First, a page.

The parsha tells us that he was a hero. He knew what to do when even Moshe Rabeinu had forgotten. He was heavily criticised by the court of public opinion. But Hashem praised him and gave him a very special reward. “Pinchas ben Elazar ben Aharon Hakohen removed my anger from the Jewish people and … behold I give him my blessing of peace.” (Bamidbar 25:11-1). Pinchas realized that what was happening was not only unacceptable but potentially disastrous. The precedent of Zimri, the Prince of Shimon marrying a Midianite princess could have led to a national spiritual and physical tragedy. Someone had to do something, fast. When he reminded Moshe Rabbeinu that “haboel aramis kanaim pogim bo” – the penalty for the sin of Zimri was instant death, Moshe Rabbeinu told him to carry out the punishment himself. Pinchos did so with zeal. He ignored the danger he was putting himself in and did what he had to do. What a hero! What a tzaddik! What a rôle model. So what’s the problem?
In last week’s parsha, Bilaam asked tamos nafshi mos yesharim – to die like the yesharim. (Bamidbar 23:10) Who are the yesharim and why did Bilaam want to die like them? The Netziv (ibid) explains that yashar refers to the characteristic of kindness bein odom l’chaveiro. Bilaam did not aspire to be a tsaddik or chassid, which he knew he could never achieve. But surely everyone can aspire to be kind to others. This is not a specifically Jewish concept. It is the basis of a functioning society. True, chessed in Jewish terms goes a lot deeper but Bilaam, as he contemplated his plan to uproot the Jewish people, had a pang of conscience and intimated that he would have preferred to die a yoshor, with acts of kindness to his name.
In his introduction to Sefer Bereishis, the Netziv says that Sefer Bereishis is also called Sefer Hayashar because in it we see how our Avos lived with a desire to do good to all people. Avraham Ovinu invited idol worshippers into his home. He davened, even argued with Hashem to save the people of Sodom despite the fact that they represented a way of life diametrically opposed to his.
In Parshas Haazinu (Devarim 32:4), Hashem is described as tsaddik veyoshor. The Netziv says that this is a prophetic acceptance and tzidduk hadin that Hashem will later destroy both Batei Hamikdash. Hashem was a Tzaddik when He destroyed the first Beis Hamikdash because the people were guilty of avoda zoro, shefichus domim and gilui aroyos (Yuma 9b). He was a Yashar when He destroyed the second Beis Hamikdash because the people were guilty of Sinas Chinam. (ibid) The Natziv says, “The people were tzadikim and chasidim but were not yeshorim. Because of the sinas chinam in their hearts, if anyone differed slightly from their way of yiras Hashem, they suspected that they were tzedukim and apirkorsim. This attitude eventually led to no less than shefichas yomim,. We describe Hashem as being yoshor because He cannot tolerate such tzaddikim. Even though what they do is leshem shomayim, their behavior destroys society.”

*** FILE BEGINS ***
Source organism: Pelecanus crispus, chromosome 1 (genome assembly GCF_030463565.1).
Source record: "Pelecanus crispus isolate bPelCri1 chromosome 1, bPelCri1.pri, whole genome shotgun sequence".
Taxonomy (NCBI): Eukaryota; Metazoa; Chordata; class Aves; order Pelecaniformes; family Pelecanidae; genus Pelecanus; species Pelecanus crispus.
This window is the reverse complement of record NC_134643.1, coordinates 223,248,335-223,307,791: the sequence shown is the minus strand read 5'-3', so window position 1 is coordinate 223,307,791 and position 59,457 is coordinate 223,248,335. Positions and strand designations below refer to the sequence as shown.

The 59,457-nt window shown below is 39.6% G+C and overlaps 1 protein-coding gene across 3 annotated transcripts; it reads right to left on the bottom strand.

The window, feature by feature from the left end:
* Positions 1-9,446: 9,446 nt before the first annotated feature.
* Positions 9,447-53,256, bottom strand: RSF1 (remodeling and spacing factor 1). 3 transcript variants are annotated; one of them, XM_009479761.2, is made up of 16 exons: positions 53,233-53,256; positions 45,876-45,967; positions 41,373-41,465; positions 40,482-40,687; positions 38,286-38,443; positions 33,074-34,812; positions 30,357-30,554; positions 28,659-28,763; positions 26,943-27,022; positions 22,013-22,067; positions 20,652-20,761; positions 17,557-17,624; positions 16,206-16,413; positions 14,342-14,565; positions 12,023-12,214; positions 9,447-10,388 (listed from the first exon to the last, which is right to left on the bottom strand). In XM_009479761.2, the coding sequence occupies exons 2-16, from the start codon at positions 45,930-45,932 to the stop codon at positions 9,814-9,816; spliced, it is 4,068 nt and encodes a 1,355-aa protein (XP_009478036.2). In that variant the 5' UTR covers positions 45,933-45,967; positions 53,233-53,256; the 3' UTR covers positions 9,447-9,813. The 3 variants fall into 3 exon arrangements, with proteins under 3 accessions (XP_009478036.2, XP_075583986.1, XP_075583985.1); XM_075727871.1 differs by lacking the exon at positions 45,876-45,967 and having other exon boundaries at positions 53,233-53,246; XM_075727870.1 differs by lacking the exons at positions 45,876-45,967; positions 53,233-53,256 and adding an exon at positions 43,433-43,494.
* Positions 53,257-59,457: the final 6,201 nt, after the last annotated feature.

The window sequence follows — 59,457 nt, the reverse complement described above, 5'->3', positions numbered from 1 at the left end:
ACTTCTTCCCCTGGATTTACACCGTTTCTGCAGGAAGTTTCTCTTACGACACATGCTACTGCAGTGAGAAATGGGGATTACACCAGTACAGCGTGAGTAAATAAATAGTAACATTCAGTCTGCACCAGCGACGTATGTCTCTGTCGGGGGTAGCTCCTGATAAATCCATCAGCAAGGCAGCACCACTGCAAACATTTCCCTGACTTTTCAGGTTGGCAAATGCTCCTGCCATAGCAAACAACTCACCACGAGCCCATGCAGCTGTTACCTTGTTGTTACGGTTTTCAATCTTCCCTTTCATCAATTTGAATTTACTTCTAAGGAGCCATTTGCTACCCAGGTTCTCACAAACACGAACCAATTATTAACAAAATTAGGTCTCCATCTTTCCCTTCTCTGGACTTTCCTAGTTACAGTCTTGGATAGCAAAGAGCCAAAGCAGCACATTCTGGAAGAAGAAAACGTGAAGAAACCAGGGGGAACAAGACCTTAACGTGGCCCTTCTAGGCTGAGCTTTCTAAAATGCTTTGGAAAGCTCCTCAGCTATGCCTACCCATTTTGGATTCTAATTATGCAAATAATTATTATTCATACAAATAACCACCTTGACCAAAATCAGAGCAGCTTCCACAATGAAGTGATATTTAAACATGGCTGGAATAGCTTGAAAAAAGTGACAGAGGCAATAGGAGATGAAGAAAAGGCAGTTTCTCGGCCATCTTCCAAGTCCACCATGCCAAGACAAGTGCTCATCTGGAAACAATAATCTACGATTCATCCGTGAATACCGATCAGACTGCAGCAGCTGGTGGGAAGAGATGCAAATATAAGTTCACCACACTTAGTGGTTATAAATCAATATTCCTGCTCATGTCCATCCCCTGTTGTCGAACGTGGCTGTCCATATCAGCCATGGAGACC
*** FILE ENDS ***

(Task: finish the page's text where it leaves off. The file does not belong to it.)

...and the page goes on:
Sometimes we hear the claim that they are merely following the example of Pinchas, who fearlessly and unhesitatingly showed zero tolerance to Zimri. The difference is that what Zimri was doing was unquestionably a grave sin and Hashem had given specific instructions for dealing with it. This can in no way be compared to physically attacking somebody who adheres to a different path in avodas Hashem following his own Rebbe. The Netziv says that such behaviour destroys our society and makes us unworthy of a Beis Hamikdash.
It is well known that our great Gedolim differed in their approaches to the State of Israel. All were against the concept of a secular Jewish state. The Chazon Ish, the Steipler Rov, Rav Shach, Rav Eliyashiv and many Rebbes all decided to work within the system to fight for the rights of Torah and the Torah-observant citizens of Israel and encouraged people to vote in elections so that their representatives should be able to fight the Government at the highest level. Others led by the Satmar Rebbe, Rav Shmuel Wosner, Rav Moshe Sternbuch and many other tzaddikim consider this forbidden and they refused to be involved in national elections although the Satmar Rebbe was lenient in local elections. These are two ways both led by great rabbonim. Eilu v’eilu divrei Elokim chaim. It is not for us to say who is right and who is wrong. But based on the Netziv we have quoted, we can see how wrong and dangerous it is to attack those who follow a different but acceptable path in avodas Hashem. We have unfortunately seen how sharp words have led to violence and the consequences can be tragic. We all have much to do within our own path of avodas Hashem. With mutual respect, ahavas habrios, and excellence in midos bein odom l’chaveiro we can achieve so much more. We can even merit the transformation of Av to a month of rejoicing and the rebuilding of the Beis Hamikdash.
My new sefer The Hidden Light is now on the shelves and selling “like hot cakes.”